I couldn’t live like that for a half decade or more. Some are stronger than me. Some may be less materialistic. Some maybe just don’t care a single iotta about their soap. And, to be fair, I still refill our hand soaps with the cheap bulk stuff from Costco. But this is just a silly example to discuss the idea of “living” while in debt-repayment. We were BARE BONES for a solid 2 years. I’m talking not a single new article of clothing, not a single professional hair cut or color, not a single vacation, all homemade foods/all the time, all from scratch/all the time, etc. I made my own baby wipes, for goodness sake!

And I just couldn’t do it forever.

At the end of the 2 year mark we made a conscious decision to loosen up the purse strings a bit. For us to make it through to the end of our journey, we just had to allow some room for “living.” Now we have monthly date nights (and we pay a babysitter to watch the girls!), we went on our first real vacation (cruise 2016) this past April, I’ve bought new clothes – mostly for work, but when I need a new pair of jeans I just buy them instead of continuing to mend and re-mend the hole-in-the-crotch of the pair I already own (true story – I mended the same hole 3 times when I first started debt repayment. I refused to buy anything new and was determined to “make do”). The point is that we had to find what worked for us so that we can make it to our own finish line.

How that looks will be different for every family.

Maybe your family can scrimp and save and not spend a penny and be out of debt in 12 months. I would be the first to congratulate you (and I’d try to not be envious!) : )

But maybe your family needs a little bit more room in the budget for discretionary spending. Maybe that’s what you need in order to survive the long haul to debt-freedom.

I don’t regret the beginning of our debt journey. I think the first two years of super-strict spending gave us the jump-start we needed and put us in the right frame of mind to succeed. But there came a time when we also needed to be realistic with ourselves about our own limitations. We couldn’t keep at it forever at that pace. Rather than fall off the wagon entirely, we made the conscious decision to loosen up the budget a little. It can be a slippery slope and it’s not the right choice for everyone. But it was the right choice for us. And we’re still making killer progress, thank you very much (latest debt update here).

So maybe this is a “do what I say, not what I do” moment.

When you feel yourself becoming envious over someone’s debt journey, remember that it’s just that – someone else. It’s not you. It doesn’t reflect on you one way or another. It’s a different person with a different situation under different circumstances. What might work for them may not work for you and vice versa. Be kind to yourself, forgive yourself, and never give up.

My debt-free date may not be right around the corner….but it will be here before we know it!

Until then, I’ll keep you in the loop about our latest adventures on the journey.





  • Reply dh |

    I don’t know her blog but I looked at it after your post. I looked pretty quickly but here are my thoughts:
    – Personally I’d rather take more time and not live in my in-laws’ basement. πŸ˜‰ If you add up your rent over the 3 years you’ve been blogging, that’s probably about half of what you still owe, I’d guess.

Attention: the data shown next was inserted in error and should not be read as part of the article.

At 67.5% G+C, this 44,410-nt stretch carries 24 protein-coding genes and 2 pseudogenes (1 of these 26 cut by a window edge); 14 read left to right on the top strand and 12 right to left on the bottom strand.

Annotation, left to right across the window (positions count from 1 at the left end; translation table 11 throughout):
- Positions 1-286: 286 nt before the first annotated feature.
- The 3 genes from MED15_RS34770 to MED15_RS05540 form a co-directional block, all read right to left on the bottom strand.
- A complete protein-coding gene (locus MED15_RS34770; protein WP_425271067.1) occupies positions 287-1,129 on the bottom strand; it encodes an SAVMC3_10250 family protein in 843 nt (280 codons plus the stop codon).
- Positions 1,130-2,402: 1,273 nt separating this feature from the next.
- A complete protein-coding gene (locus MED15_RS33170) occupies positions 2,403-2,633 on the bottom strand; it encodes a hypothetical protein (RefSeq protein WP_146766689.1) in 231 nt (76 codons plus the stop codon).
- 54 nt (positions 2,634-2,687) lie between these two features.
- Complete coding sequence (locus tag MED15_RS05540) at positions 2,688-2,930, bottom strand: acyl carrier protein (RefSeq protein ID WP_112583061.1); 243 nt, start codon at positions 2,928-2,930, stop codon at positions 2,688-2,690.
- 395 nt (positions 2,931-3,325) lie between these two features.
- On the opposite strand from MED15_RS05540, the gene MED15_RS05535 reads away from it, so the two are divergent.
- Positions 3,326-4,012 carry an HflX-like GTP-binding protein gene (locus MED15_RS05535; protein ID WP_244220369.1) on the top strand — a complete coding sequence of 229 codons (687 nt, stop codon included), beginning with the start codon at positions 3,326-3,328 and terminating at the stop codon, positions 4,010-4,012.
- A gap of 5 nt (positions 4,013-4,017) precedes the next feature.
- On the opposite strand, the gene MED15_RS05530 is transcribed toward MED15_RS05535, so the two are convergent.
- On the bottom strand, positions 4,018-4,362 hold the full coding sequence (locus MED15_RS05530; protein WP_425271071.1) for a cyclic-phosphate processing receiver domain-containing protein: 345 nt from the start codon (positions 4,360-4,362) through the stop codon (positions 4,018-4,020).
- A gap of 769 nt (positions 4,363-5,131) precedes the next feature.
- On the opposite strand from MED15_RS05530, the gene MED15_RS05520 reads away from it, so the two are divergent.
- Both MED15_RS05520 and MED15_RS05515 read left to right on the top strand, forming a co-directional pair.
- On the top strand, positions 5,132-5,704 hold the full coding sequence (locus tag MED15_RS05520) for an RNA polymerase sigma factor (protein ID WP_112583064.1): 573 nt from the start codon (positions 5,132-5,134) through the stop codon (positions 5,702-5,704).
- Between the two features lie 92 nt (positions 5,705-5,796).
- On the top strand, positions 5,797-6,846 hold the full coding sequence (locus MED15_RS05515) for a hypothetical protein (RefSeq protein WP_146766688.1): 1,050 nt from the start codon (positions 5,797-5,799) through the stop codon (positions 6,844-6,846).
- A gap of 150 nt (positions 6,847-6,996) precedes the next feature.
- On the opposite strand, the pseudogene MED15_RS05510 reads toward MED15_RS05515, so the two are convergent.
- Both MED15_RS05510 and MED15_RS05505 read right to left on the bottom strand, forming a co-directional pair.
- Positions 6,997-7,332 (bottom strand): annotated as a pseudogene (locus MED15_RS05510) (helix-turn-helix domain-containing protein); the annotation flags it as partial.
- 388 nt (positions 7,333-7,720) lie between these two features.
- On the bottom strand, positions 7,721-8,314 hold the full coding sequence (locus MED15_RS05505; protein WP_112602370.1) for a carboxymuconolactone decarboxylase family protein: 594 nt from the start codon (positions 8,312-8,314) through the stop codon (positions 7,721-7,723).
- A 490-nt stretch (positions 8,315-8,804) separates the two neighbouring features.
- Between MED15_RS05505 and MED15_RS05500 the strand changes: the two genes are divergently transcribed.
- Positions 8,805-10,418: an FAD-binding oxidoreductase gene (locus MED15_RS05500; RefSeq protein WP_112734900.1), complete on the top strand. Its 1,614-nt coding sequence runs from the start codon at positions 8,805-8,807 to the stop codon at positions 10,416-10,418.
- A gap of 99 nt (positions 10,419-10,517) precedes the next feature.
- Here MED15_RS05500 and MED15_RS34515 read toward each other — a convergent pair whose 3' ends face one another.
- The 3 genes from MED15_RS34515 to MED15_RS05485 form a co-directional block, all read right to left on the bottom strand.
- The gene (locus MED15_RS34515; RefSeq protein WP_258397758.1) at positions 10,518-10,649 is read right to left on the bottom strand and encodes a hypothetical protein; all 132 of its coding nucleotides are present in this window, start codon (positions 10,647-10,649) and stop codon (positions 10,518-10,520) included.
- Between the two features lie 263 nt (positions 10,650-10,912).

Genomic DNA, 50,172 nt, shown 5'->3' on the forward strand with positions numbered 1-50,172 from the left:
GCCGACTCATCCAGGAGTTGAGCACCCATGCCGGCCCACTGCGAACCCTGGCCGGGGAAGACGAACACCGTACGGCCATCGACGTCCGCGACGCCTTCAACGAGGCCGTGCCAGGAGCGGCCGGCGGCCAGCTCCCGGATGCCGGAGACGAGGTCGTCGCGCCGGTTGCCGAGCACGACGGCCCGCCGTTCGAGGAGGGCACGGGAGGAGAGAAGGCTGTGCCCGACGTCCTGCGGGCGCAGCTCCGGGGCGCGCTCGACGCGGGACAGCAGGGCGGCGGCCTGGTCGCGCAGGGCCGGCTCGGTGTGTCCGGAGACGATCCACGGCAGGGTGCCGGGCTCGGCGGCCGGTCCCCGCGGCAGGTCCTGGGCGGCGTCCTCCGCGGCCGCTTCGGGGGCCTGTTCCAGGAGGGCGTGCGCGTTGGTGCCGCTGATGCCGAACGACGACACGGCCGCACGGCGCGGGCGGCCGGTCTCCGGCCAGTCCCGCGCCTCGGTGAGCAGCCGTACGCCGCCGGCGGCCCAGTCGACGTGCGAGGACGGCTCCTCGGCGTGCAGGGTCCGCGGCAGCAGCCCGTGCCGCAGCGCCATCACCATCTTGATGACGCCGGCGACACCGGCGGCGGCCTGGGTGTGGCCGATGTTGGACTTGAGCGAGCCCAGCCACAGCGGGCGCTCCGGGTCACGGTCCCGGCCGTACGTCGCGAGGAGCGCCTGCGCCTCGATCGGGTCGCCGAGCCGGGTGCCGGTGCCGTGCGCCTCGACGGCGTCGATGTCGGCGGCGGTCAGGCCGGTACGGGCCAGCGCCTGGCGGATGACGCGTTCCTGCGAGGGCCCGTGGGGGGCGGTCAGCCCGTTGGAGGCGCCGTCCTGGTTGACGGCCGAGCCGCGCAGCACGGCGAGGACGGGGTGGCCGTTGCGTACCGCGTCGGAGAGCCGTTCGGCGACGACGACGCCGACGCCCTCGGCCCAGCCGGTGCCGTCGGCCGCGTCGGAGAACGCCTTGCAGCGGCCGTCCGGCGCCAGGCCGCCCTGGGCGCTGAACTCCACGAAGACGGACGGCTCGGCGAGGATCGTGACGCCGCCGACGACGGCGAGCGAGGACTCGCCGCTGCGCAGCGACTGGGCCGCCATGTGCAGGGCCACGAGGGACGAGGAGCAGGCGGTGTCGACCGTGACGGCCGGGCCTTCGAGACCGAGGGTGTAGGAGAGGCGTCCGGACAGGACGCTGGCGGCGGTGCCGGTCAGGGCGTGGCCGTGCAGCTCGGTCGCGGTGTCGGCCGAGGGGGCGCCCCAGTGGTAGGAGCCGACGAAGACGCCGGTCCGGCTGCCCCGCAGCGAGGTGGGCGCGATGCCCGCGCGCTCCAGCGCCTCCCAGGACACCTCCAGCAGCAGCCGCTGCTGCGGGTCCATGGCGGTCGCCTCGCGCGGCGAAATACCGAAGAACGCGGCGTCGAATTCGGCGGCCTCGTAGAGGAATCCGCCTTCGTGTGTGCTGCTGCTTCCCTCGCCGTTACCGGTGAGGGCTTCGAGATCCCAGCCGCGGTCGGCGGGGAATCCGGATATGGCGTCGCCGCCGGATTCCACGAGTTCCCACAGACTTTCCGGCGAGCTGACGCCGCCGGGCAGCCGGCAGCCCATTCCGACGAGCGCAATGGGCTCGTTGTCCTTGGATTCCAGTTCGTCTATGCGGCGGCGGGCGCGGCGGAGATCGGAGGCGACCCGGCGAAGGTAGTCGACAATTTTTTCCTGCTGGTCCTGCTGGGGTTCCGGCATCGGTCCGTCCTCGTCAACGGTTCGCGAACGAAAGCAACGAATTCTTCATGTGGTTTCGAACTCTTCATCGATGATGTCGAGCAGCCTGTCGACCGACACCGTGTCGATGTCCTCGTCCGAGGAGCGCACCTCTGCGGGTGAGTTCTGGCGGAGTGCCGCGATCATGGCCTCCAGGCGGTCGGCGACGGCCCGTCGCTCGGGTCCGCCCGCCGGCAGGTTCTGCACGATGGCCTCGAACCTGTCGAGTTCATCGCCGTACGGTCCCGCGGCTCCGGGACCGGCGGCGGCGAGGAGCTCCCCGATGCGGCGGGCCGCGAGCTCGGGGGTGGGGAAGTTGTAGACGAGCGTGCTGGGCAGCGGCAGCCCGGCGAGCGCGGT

– From what I can see they only started saving up for a down payment after becoming debt-free. You are not yet debt-free but you’re closing on a house soon!
    But it’s human nature … just keep on trucking, and remember that so many people feel the same way when reading YOUR posts! πŸ™‚

  • Reply dh |

    I looked back at the dates and see you’ve been blogging for 2.5 years, not 3. But still!

  • Reply Theresa |

    It is hard to not compare. But you’ll get there. The whole process is such a personal experience.

  • Reply Amber Masters |

    I definitely think one of the very hardest parts about getting out of debt is comparing yourself to others! We have nearly $600k of student loan debt that we are blogging away. Many of our friends who were similarly situated (500k of debt or more) have chosen income based repayment plans, had family that could help pay loans off, etc. it’s been hard to watch their lifestyles increase dramatically, meanwhile we are eating ramen and trying not to turn the lights on at night haha. Thanks for sharing this- it’s exactly how I have been feeling this week. Gotta keep perspective in mind and not worry about other people. Each of our journeys is our own πŸ™‚

  • Reply Maureen |

    Great post Ashley! I have followed Stephanie’s journey since the beginning and have had some email communication with her. You are so right that in this debt payoff journey you have to find what works for you. For those that are checking out sixfiguresunder.com Stephanie readily admits and blogs on more than one occasion that what works for her certainly is not the norm and will not work for everyone. They are in fact living in her in-laws basement (like cement walls type basement) far from her husband’s job with four kids. It works for them and it was a personal choice they made. I am happy for her (and you) that you each have found your balance that works for you.

    The timing of your post was just the reminder I needed today. Thanks! I have shared at different times bits of my story ($186K in law loan debt, a relocation and a bloodbath on real estate at the downturn of the market coupled with buying a new house in a much more expensive town/market), etc. We have always made enough money to cover the bills and then some, and I always overpaid the loans (and other debt) each month, but about 2 years ago months I got much more serious about it. I figured out that with what I have paid in interest on my loans in the last 7 years I could have bought a NEW LUXURY SUV. That is sickening!